Serena wins Auckland Classic to lift first title in three years

Top seed Serena Williams, in Auckland to tune-up for the Australian Open, slipped 1-3 behind in the first set against the unseeded Pegula before victory.

It is Serena Williams' first title since 2017 when she won the Australian Open, a tournament she is targeting again this year to match Margaret Court's all-time record of 24 major singles titles.   -  Getty Images

Serena Williams ended a three-year title drought and donated her winner's cheque to victims of the Australian bushfires in an emotional WTA Auckland Classic final on Sunday.

Williams raised expectations for this month's Australian Open, where she can equal Margaret Court's record of 24 Grand Slam titles, with her 6-3, 6-4 victory -- her first WTA trophy since she won in Melbourne in 2017.

It is Williams' first title since 2017 -- and her first as a mother -- since she won the Australian Open while pregnant. Her 73 WTA titles now stretch across four decades, after she won her first in 1999.

The tournament top seed slipped 1-3 behind in the first set against the unseeded Pegula, a fellow American.

But once she found her range there was never any doubt about the final result, which Williams greeted by raising her arms in triumph while her husband Alexis Ohanian and two-year-old daughter Olympia looked on.

“It's been a long time, I think you could see the relief on my face,” she said, adding she could feel her game sharpening up as she prepares to head to Melbourne.

“It definitely feels good, it feels like i was definitely improving as the week went on and obviously I needed to.”

- Yelling with every point -

Pegula, who has only one title to her credit, had stunned former world number one Caroline Wozniacki -- a close friend of Williams -- in a three-set semi-final, winning every game in the deciding set.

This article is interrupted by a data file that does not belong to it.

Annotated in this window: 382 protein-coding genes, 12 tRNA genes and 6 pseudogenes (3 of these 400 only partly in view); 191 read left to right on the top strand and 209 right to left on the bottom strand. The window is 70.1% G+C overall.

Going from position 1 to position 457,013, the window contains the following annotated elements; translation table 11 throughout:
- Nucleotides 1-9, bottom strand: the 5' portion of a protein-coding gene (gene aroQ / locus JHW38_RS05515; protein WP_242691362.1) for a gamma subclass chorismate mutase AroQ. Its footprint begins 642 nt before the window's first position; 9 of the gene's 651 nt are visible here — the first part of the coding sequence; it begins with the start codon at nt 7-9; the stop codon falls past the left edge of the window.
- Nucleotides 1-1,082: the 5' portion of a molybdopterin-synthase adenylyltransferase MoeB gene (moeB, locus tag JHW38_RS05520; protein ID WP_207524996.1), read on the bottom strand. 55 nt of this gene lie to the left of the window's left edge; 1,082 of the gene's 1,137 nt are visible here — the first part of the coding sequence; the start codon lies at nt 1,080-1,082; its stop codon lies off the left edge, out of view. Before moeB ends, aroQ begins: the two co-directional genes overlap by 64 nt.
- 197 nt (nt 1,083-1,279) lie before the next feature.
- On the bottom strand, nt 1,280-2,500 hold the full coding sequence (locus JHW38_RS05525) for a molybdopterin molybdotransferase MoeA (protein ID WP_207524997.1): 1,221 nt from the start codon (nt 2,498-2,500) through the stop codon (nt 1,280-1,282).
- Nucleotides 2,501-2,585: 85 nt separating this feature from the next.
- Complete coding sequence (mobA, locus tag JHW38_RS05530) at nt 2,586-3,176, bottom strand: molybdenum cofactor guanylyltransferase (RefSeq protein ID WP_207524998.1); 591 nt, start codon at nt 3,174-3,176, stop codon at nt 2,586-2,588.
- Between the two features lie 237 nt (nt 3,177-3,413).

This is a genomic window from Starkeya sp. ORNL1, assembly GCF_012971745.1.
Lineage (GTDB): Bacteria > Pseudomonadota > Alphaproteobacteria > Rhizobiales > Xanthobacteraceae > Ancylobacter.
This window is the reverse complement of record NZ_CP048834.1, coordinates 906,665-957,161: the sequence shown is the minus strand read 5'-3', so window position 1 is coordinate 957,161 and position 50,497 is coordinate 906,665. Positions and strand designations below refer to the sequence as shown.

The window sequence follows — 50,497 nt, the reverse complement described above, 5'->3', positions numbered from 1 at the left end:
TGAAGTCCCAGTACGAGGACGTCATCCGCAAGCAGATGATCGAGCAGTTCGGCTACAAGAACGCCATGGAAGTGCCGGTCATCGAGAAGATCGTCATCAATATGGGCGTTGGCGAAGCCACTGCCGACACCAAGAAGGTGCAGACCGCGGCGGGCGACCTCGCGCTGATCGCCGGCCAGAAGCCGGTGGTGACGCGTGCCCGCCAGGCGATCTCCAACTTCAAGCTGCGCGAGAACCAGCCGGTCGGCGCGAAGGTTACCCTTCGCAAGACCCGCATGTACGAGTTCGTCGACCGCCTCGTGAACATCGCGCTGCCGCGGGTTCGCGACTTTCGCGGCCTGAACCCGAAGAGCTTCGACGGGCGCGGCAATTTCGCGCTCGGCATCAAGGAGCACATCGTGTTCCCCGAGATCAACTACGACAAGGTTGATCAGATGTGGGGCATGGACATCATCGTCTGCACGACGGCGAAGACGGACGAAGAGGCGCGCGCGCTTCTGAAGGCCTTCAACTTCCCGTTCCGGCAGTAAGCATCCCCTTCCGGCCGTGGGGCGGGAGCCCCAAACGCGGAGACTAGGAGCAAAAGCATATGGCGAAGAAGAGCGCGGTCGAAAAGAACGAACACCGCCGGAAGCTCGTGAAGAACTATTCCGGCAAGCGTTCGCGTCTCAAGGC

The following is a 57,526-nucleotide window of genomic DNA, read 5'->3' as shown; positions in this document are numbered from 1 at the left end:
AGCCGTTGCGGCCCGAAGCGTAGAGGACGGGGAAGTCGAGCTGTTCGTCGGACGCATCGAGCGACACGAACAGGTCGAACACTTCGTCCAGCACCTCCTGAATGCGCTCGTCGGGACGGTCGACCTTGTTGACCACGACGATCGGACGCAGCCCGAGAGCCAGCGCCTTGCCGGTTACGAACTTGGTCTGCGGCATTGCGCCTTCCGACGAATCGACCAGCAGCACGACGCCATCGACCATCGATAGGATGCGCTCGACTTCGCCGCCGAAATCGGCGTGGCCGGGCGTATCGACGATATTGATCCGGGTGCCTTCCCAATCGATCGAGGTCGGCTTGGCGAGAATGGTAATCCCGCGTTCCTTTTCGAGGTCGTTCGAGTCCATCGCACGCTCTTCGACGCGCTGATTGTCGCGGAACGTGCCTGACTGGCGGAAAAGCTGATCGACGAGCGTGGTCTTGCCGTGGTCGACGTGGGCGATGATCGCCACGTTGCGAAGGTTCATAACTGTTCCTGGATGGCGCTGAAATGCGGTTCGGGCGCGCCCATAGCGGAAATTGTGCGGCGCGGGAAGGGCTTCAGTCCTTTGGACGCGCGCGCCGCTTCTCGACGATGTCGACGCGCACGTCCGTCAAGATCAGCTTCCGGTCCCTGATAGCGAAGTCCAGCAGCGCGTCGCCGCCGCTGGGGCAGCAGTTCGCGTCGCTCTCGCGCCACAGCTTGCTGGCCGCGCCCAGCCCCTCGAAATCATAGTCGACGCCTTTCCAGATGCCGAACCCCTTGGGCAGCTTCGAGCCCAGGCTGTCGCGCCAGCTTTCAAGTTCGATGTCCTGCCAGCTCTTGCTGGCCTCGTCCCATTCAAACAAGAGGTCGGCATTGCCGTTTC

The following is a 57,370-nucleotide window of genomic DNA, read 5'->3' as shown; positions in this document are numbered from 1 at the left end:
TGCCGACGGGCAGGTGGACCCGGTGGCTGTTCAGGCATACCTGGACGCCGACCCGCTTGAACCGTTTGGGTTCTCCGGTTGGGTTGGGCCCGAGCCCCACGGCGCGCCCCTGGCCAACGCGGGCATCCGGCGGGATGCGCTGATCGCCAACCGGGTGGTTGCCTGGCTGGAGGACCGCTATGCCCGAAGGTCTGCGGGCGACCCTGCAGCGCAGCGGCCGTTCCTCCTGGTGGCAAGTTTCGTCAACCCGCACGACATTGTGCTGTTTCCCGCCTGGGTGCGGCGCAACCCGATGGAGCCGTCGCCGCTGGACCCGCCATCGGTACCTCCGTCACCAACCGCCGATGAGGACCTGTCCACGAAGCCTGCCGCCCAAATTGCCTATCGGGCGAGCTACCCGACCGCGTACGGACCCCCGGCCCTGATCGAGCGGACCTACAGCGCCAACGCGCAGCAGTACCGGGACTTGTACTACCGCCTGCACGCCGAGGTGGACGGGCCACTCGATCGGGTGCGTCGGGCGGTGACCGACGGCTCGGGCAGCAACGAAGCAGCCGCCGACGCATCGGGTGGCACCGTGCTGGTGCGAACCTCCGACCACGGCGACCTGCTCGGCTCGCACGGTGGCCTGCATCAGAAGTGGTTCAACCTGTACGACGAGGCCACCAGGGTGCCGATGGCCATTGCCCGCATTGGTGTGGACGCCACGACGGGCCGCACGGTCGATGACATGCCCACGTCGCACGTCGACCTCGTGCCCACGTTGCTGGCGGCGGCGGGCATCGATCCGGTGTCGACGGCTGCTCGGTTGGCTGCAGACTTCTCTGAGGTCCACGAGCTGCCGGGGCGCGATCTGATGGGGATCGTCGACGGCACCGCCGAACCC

The 25-year-old continued in the same fearless vein at the start of the final, seemingly untroubled by her heavily bandaged left thigh as she chased down everything Williams delivered and even broke Williams' first serve.

Pegula held her own serve and appeared set to break again when Williams, by this stage yelling with every point she won, fought back from 15-40 to hold her second service game on the fifth deuce.

Williams eventually achieved a break of her own to level at 3-3, finding the power and precision that had deserted her until then.

With her confidence boosted, Williams held to love in the next game, broke Pegula again and then served to clinch the first set.

Pegula was down 0-40 at the start of the second set before rallying to hold serve but the strain of facing the player who has dominated women's tennis for two decades was showing.

Williams broke on Pegula's next service game and stayed in front until the end to take the title and extinguish a sequence of five defeats in finals since her 2017 win in Melbourne.

Williams, whose last tournament was the US Open in September, was looking for as much game time as possible in Auckland and an hour after winning the singles crown she was back on court partnering Wozniacki in the doubles final.

However, the pair were beaten 6-4, 6-4 by Americans Asia Muhammad and Taylor Townsend.

-Serena donates $43,000 winners cheque to Australia fire victims-

An emotional Serena Williams donated her US$43,000 winner's cheque from the WTA Auckland Classic to the Australian bushfire relief fund on Sunday.

It was the 38-year-old Williams first tournament victory in three years, but she tempered celebrations by saying her thoughts were with Australians.

“I've been playing in Australia for over 20 years and it's been really hard for me to watch all the news and everything that has been happening in Australia with all the fire and... animals and people that have lost their homes.”

“I decided at the beginning of the tournament... I'd donate all my prize money for a great cause.”

In addition to donating her winner's cheque, Williams has also signed the dress she wore in the first round in Auckland and put it up for auction to raise funds for the Australian appeal.